Supervisors will consider the county’s first rezoning application associated with a potential solar farm project next week.
James and Jean Beall and Springbrook Farm LLC representative Tina Weaver have applied to rezone approximately 91.89 acres beside Yoder’s Country Market to limited industrial M1. The property is currently split zoned agriculture A1 and general business B1. The rezoning is necessary to accommodate the county’s zoning ordinance which requires solar projects to be located on M1 zoned property. Should the rezoning be approved, the applicants plan to submit a zoning text amendment application and a special use permit (SUP) application to develop a commercial solar energy facility on the property.
The potential solar project has been discussed for several months with developer Yarotek having presented information to both the planning commission and the board of supervisors. If developed, the project would tie into the Rappahannock Electric Cooperative (REC) electrical grid and would be 12-15 megawatts to meet their limitations.
A change in the county’s minimum setback restrictions would be necessary to make the project feasible, which is where the zoning text amendment comes in. The applicants would request the ordinance be amended to allow for setbacks of just 100 feet, compared to the 300 feet in the ordinance. A subcommittee of the planning commission has already met and discussed the potential change, agreeing that amending the ordinance to include a setback of 100-300 feet would be more appropriate. Committee chair Fay Utz said the original setback was written with a large solar project in mind, not a smaller one like the one being applied for.
Other requirements in the ordinance would be upheld including a tree buffer and fencing, as well as returning the land to 100% of its previous state once the project is decommissioned in 25 years.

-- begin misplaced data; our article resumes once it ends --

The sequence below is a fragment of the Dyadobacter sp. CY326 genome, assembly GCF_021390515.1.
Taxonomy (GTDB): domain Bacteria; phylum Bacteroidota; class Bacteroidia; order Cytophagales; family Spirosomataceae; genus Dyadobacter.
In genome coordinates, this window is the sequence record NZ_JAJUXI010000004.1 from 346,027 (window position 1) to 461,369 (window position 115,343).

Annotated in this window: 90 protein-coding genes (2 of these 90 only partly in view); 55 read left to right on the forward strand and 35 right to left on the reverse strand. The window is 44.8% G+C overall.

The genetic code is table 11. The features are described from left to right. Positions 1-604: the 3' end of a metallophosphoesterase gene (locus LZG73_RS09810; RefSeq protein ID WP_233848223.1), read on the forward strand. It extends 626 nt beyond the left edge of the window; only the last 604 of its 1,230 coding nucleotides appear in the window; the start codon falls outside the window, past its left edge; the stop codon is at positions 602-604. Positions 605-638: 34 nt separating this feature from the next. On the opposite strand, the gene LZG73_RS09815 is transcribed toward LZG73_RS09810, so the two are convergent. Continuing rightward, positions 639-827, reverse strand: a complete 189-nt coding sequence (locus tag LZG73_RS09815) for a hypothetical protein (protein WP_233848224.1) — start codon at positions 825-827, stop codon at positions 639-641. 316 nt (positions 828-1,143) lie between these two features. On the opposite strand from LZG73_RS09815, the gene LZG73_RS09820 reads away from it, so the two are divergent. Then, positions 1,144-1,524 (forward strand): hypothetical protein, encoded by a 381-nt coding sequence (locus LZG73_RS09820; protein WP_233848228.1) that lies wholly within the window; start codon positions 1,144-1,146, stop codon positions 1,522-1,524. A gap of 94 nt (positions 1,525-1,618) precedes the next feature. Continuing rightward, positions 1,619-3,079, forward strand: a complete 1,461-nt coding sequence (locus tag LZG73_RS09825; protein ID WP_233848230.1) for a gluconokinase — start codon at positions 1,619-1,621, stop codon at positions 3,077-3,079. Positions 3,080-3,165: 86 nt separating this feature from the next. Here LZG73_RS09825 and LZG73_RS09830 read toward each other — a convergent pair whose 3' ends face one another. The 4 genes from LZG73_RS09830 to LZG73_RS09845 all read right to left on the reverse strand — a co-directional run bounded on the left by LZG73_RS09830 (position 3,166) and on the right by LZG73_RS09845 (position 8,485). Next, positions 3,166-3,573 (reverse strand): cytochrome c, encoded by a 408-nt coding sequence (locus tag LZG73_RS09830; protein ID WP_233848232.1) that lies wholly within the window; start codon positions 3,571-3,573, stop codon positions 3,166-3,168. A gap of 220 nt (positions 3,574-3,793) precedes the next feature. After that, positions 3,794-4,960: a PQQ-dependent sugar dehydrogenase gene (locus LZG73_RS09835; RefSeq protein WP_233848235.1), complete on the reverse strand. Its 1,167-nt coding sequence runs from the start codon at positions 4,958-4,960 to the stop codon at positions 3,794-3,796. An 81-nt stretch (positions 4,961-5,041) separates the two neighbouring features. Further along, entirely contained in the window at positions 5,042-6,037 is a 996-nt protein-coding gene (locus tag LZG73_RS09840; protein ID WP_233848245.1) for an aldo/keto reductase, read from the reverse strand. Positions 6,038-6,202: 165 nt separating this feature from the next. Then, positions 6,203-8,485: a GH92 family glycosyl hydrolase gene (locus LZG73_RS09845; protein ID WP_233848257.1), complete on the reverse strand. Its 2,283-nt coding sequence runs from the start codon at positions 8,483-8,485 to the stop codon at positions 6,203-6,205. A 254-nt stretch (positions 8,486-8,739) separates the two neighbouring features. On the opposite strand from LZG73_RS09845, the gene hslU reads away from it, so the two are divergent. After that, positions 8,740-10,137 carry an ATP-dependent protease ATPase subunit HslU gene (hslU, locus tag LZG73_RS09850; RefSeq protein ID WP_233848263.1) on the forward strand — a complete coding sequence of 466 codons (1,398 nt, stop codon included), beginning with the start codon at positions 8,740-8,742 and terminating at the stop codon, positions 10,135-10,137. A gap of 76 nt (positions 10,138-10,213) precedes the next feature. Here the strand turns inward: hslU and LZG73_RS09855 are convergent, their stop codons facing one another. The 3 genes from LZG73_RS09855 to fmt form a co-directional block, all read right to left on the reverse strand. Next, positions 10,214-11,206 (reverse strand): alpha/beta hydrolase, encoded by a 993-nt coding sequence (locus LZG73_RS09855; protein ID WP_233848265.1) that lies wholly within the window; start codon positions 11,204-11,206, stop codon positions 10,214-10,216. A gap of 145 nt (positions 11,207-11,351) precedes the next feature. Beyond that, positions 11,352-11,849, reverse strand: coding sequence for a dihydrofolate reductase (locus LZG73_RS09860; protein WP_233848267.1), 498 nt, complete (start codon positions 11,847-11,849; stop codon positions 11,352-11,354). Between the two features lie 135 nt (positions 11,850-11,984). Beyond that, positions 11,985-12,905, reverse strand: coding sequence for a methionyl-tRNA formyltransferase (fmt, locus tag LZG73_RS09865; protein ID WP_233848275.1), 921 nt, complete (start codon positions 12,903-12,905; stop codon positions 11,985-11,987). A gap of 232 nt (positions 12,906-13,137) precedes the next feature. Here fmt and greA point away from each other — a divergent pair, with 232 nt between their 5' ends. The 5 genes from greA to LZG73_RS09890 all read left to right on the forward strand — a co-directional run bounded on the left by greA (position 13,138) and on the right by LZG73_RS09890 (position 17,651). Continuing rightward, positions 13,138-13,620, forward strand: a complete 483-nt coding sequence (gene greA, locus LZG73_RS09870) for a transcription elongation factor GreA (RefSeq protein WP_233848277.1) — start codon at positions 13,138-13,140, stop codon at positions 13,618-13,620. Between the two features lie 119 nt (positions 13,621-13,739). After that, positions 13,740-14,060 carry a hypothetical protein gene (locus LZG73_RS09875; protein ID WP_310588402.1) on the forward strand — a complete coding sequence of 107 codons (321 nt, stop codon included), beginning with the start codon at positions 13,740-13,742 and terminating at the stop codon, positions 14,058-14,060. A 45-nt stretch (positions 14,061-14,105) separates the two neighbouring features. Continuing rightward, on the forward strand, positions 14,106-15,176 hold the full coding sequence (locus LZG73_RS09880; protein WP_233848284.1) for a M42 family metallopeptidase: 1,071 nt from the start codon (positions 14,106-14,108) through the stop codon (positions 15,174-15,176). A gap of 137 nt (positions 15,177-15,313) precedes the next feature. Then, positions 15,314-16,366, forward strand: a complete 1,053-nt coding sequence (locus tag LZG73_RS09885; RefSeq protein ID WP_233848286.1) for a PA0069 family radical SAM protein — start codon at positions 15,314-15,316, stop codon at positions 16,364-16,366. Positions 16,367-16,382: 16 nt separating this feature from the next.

If ultimately approved and built, the project could generate local revenue. In addition to the rollback taxes the owners will have to pay when taking the property out of land use, industrial parcels are taxed at a higher rate. Also, last year the Virginia General Assembly passed a law allowing localities to negotiate revenue-sharing agreements with solar develops so that the developer makes yearly payments per megawatt of energy installed. The law has resulted in significant revenue for counties throughout the state. The revenue would basically be in the form of an annual tax on the project and has been estimated to be approximately $1,400 per megawatt annually for Madison County.
The rezoning application will be the subject of a joint public hearing of the planning commission and board of supervisors Wednesday, Sept. 1 at 7 p.m. at 414 N. Main Street, Madison.
Also on the agenda for joint public hearings during the same meeting are two SUP applications for garages operating in the county. Both William Robbins of Bill’s Auto Repair & Towing, Inc. on Seville Road and Laura and Shawn Fields of Fieldstone Auto, LLC on Hurt Hollow Road have applied for SUPs to continue operating their businesses. The zoning office received complaints regarding both businesses, the latter regarding the business being operated on a private road. County planner Ligon Webb said the office is working with both businesses and some small changes to both will be necessary to meet zoning requirements for a commercial garage, the largest of which will be the installation of a restroom.